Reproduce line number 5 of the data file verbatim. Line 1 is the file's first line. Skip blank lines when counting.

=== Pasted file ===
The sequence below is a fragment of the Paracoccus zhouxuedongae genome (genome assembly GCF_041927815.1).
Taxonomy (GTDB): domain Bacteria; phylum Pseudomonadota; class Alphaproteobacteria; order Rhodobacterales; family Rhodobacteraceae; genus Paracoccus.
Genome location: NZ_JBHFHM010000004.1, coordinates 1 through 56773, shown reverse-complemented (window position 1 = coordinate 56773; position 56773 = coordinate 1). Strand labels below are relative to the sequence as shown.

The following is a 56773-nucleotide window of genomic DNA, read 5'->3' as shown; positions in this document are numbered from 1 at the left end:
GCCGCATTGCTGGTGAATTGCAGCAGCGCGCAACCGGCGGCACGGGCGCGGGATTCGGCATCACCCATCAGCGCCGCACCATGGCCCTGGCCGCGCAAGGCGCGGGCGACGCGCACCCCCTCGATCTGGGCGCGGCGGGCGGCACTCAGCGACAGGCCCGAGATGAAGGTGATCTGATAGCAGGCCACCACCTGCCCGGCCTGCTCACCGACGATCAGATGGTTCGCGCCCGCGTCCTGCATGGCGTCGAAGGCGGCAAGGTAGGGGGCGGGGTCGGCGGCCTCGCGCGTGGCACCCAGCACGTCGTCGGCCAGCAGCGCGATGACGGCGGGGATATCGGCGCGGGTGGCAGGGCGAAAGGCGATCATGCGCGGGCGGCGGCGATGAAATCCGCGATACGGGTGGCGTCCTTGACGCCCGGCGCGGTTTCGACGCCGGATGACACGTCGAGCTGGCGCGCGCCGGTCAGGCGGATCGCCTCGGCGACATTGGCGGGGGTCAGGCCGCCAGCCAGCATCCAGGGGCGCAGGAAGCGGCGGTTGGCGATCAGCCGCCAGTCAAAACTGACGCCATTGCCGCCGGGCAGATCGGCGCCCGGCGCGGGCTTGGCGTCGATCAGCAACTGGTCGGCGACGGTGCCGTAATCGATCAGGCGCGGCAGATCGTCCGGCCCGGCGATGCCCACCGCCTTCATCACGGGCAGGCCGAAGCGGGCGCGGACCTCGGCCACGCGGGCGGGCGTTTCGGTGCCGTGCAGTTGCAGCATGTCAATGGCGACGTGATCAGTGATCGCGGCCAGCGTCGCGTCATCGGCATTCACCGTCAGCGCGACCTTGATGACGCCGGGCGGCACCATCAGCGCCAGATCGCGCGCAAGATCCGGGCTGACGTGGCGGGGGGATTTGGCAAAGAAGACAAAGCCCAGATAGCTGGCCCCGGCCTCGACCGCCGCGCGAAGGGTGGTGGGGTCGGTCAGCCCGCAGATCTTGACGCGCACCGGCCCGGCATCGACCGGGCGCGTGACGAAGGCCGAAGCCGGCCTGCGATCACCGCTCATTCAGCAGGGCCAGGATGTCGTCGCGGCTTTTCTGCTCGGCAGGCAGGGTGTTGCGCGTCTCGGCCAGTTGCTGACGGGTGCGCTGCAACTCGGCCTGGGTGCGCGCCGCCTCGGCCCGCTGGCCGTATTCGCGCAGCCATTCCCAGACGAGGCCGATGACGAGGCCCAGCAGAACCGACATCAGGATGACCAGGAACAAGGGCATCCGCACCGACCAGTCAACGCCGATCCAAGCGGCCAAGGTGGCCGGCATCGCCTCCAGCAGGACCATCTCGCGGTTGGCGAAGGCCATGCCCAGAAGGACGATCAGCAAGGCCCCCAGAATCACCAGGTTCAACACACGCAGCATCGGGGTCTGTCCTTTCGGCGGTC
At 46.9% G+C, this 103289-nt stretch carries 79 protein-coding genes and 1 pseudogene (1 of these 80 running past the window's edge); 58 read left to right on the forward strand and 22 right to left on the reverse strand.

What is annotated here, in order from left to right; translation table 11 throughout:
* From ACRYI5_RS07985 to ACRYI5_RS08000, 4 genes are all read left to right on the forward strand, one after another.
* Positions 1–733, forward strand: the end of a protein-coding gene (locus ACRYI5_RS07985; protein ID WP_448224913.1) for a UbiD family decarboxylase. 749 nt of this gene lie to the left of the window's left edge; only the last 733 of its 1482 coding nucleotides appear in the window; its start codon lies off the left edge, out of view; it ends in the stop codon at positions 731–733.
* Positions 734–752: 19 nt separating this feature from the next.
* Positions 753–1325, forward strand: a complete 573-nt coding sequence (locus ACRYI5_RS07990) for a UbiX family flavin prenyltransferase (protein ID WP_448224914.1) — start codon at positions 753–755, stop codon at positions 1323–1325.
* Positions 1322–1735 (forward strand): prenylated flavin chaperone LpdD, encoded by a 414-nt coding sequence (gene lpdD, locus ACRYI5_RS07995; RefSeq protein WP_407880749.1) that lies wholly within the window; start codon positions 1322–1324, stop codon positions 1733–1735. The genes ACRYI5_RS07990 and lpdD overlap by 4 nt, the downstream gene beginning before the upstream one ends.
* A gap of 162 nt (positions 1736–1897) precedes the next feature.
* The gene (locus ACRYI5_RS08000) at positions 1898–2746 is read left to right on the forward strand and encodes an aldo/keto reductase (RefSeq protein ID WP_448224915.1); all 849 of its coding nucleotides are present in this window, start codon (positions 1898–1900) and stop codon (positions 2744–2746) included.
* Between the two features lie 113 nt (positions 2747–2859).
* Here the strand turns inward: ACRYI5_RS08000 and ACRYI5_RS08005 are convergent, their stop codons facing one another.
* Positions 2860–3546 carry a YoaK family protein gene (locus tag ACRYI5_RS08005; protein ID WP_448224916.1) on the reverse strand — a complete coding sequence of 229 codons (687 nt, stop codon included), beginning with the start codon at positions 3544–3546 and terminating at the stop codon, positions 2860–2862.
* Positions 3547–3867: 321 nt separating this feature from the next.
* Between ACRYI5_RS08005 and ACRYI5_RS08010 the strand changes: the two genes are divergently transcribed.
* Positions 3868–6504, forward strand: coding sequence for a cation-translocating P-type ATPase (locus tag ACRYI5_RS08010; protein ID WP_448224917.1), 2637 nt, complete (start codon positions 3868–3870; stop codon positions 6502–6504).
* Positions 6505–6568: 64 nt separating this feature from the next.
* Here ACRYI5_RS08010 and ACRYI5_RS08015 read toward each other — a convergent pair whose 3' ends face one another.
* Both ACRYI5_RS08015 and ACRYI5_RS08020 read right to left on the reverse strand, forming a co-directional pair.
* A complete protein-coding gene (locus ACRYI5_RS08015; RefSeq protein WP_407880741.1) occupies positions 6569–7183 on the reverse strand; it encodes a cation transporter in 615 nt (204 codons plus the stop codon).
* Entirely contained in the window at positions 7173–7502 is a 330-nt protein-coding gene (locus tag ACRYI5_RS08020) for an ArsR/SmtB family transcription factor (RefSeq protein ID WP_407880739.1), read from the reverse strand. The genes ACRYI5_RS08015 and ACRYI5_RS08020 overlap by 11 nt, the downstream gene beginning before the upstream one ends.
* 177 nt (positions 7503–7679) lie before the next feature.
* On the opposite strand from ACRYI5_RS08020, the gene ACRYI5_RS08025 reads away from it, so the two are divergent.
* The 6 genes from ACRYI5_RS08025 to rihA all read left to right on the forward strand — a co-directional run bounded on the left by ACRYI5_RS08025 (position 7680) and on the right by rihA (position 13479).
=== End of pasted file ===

GCCGCATTGCTGGTGAATTGCAGCAGCGCGCAACCGGCGGCACGGGCGCGGGATTCGGCATCACCCATCAGCGCCGCACCATGGCCCTGGCCGCGCAAGGCGCGGGCGACGCGCACCCCCTCGATCTGGGCGCGGCGGGCGGCACTCAGCGACAGGCCCGAGATGAAGGTGATCTGATAGCAGGCCACCACCTGCCCGGCCTGCTCACCGACGATCAGATGGTTCGCGCCCGCGTCCTGCATGGCGTCGAAGGCGGCAAGGTAGGGGGCGGGGTCGGCGGCCTCGCGCGTGGCACCCAGCACGTCGTCGGCCAGCAGCGCGATGACGGCGGGGATATCGGCGCGGGTGGCAGGGCGAAAGGCGATCATGCGCGGGCGGCGGCGATGAAATCCGCGATACGGGTGGCGTCCTTGACGCCCGGCGCGGTTTCGACGCCGGATGACACGTCGAGCTGGCGCGCGCCGGTCAGGCGGATCGCCTCGGCGACATTGGCGGGGGTCAGGCCGCCAGCCAGCATCCAGGGGCGCAGGAAGCGGCGGTTGGCGATCAGCCGCCAGTCAAAACTGACGCCATTGCCGCCGGGCAGATCGGCGCCCGGCGCGGGCTTGGCGTCGATCAGCAACTGGTCGGCGACGGTGCCGTAATCGATCAGGCGCGGCAGATCGTCCGGCCCGGCGATGCCCACCGCCTTCATCACGGGCAGGCCGAAGCGGGCGCGGACCTCGGCCACGCGGGCGGGCGTTTCGGTGCCGTGCAGTTGCAGCATGTCAATGGCGACGTGATCAGTGATCGCGGCCAGCGTCGCGTCATCGGCATTCACCGTCAGCGCGACCTTGATGACGCCGGGCGGCACCATCAGCGCCAGATCGCGCGCAAGATCCGGGCTGACGTGGCGGGGGGATTTGGCAAAGAAGACAAAGCCCAGATAGCTGGCCCCGGCCTCGACCGCCGCGCGAAGGGTGGTGGGGTCGGTCAGCCCGCAGATCTTGACGCGCACCGGCCCGGCATCGACCGGGCGCGTGACGAAGGCCGAAGCCGGCCTGCGATCACCGCTCATTCAGCAGGGCCAGGATGTCGTCGCGGCTTTTCTGCTCGGCAGGCAGGGTGTTGCGCGTCTCGGCCAGTTGCTGACGGGTGCGCTGCAACTCGGCCTGGGTGCGCGCCGCCTCGGCCCGCTGGCCGTATTCGCGCAGCCATTCCCAGACGAGGCCGATGACGAGGCCCAGCAGAACCGACATCAGGATGACCAGGAACAAGGGCATCCGCACCGACCAGTCAACGCCGATCCAAGCGGCCAAGGTGGCCGGCATCGCCTCCAGCAGGACCATCTCGCGGTTGGCGAAGGCCATGCCCAGAAGGACGATCAGCAAGGCCCCCAGAATCACCAGGTTCAACACACGCAGCATCGGGGTCTGTCCTTTCGGCGGTC